A warehouse in East Austin was a packed house Wednesday night -- full of people wanting to know more about what it means to live "tiny." Hence, the "Tiny House Movement."
Kimberly Wickham, her husband Brent and their daughter Miriam live in a 1300 square foot house now.
"I feel like it's too big for us. I feel like everything is telling us that we need more in life. We need the bigger house, the newer car, the latest phone," she said.
She says by choosing to live tiny, they force themselves to focus on what matters in life...like family.
They've already started getting rid of a lot of their stuff.
"We've been in the process of that. We're to the point that almost all our bedrooms in our house echo," she said.
Bo Bezdek builds these things with his company "Austin Tiny Homes."
Bezdek says the particular tiny house he showed us is 12 feet long and 6 feet wide. They build them on slabs or trailers.
"The mobility of them I think is real popular. I think people like the fact that they can essentially hook it up behind their truck and drive off into the sunset," Bezdek said.
The tiny house he showed us is 70 square feet of living space. 106 if you include the loft where you go to sleep. The lady who lives there doesn't have any utility bills. She uses solar panels for lights and a rain water collection system for water.
"I think for a lot of people it represents financial freedom. People are just getting burned out on mortgages and getting burned out on high rent rates," he said.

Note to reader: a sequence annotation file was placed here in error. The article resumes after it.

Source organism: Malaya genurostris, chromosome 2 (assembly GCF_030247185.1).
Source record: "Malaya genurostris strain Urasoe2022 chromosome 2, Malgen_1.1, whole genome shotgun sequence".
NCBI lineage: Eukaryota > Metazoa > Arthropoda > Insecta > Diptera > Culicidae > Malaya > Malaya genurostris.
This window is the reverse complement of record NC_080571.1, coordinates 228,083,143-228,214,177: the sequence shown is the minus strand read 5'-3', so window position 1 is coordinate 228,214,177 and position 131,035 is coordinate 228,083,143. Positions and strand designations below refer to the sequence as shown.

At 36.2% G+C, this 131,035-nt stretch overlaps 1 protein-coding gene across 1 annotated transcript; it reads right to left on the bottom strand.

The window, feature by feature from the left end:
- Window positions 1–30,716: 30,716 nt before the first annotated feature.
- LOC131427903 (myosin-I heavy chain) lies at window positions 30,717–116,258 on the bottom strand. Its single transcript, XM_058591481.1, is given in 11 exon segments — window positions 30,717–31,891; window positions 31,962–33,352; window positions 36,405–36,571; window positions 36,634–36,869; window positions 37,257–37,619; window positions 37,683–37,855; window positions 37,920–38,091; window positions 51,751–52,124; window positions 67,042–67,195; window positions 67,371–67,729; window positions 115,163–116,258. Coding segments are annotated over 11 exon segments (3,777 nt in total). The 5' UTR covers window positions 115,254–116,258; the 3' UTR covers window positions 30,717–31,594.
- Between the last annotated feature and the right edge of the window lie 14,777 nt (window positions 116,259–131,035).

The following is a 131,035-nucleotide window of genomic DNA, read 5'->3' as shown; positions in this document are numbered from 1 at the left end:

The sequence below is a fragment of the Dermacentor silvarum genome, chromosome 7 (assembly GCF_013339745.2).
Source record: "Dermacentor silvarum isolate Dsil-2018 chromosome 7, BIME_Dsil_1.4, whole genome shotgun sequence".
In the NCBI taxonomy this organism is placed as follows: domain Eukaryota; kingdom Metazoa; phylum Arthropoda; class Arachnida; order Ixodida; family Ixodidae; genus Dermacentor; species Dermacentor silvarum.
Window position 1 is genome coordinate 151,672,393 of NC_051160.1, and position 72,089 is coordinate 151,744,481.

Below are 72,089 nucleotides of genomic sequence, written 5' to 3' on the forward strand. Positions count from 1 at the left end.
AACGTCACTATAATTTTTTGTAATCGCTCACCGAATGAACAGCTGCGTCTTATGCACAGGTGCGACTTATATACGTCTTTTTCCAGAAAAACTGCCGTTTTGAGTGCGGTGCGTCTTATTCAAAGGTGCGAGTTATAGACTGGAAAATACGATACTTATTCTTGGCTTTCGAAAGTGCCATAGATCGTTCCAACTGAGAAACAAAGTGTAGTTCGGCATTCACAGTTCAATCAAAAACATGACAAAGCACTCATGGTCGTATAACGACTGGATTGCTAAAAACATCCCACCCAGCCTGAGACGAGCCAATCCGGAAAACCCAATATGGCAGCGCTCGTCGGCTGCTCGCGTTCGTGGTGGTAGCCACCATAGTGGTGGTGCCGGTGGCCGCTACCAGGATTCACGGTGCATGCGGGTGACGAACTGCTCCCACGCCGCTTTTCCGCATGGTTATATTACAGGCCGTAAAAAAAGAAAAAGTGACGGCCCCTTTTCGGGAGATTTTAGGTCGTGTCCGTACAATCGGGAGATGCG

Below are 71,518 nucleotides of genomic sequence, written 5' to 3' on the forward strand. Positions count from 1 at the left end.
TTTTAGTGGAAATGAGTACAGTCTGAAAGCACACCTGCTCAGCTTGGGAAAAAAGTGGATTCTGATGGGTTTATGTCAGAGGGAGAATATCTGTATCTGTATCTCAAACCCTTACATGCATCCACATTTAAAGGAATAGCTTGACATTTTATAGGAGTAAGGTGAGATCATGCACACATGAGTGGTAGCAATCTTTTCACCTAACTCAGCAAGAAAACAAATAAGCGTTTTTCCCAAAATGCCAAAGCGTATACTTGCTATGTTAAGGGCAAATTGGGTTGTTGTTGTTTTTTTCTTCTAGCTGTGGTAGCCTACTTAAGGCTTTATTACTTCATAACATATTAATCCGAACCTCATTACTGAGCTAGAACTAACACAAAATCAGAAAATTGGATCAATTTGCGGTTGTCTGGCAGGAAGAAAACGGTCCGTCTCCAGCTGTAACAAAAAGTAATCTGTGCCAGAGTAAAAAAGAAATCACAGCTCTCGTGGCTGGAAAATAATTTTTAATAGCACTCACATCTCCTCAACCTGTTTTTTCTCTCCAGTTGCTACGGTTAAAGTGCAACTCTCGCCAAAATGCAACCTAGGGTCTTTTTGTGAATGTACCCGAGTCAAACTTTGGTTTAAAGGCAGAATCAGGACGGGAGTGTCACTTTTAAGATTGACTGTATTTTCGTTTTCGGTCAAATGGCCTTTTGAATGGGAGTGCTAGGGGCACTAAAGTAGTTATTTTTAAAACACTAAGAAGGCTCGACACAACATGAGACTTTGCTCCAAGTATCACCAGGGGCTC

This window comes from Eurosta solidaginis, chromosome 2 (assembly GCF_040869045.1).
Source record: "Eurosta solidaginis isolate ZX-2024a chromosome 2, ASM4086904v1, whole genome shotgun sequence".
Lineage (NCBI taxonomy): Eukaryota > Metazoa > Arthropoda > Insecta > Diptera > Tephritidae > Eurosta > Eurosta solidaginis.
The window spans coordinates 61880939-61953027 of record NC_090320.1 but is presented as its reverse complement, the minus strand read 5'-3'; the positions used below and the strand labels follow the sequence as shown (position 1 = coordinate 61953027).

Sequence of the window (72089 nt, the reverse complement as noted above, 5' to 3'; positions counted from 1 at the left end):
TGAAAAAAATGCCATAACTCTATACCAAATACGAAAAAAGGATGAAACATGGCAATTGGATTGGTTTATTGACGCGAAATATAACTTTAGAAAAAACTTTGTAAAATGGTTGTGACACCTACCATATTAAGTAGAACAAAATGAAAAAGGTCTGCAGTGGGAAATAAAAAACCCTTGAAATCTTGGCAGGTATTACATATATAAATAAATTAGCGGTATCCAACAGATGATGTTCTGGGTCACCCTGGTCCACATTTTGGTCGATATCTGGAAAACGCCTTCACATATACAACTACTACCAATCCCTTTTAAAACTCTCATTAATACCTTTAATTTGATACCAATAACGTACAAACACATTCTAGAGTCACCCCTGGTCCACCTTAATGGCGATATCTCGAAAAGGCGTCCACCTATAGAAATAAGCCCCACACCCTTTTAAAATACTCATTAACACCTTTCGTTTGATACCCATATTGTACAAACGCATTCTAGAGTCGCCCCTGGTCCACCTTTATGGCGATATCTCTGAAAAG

Bezdek says the tiny houses he builds usually run between $12 and $25,000 depending on size, complexity and amenities.
He says when he first started officially building them with his company three years ago, people would call and seem interested. But recently, serious calls have been coming in.
"These are serious buyers. They're coming, they're ready, they're prepared. They've done in some cases more research than I have," he said.
It's not really clear yet how the City of Austin will react to tiny houses. There is a minimum square footage in the building code.
Recently, council members Chris Riley, Mike Martinez and the Mayor supported a measure to reduce the regulations surrounding parking and driveway requirements for so-called "accessory-dwelling-units." It passed so that will make it a little easier for the tiny home enthusiasts.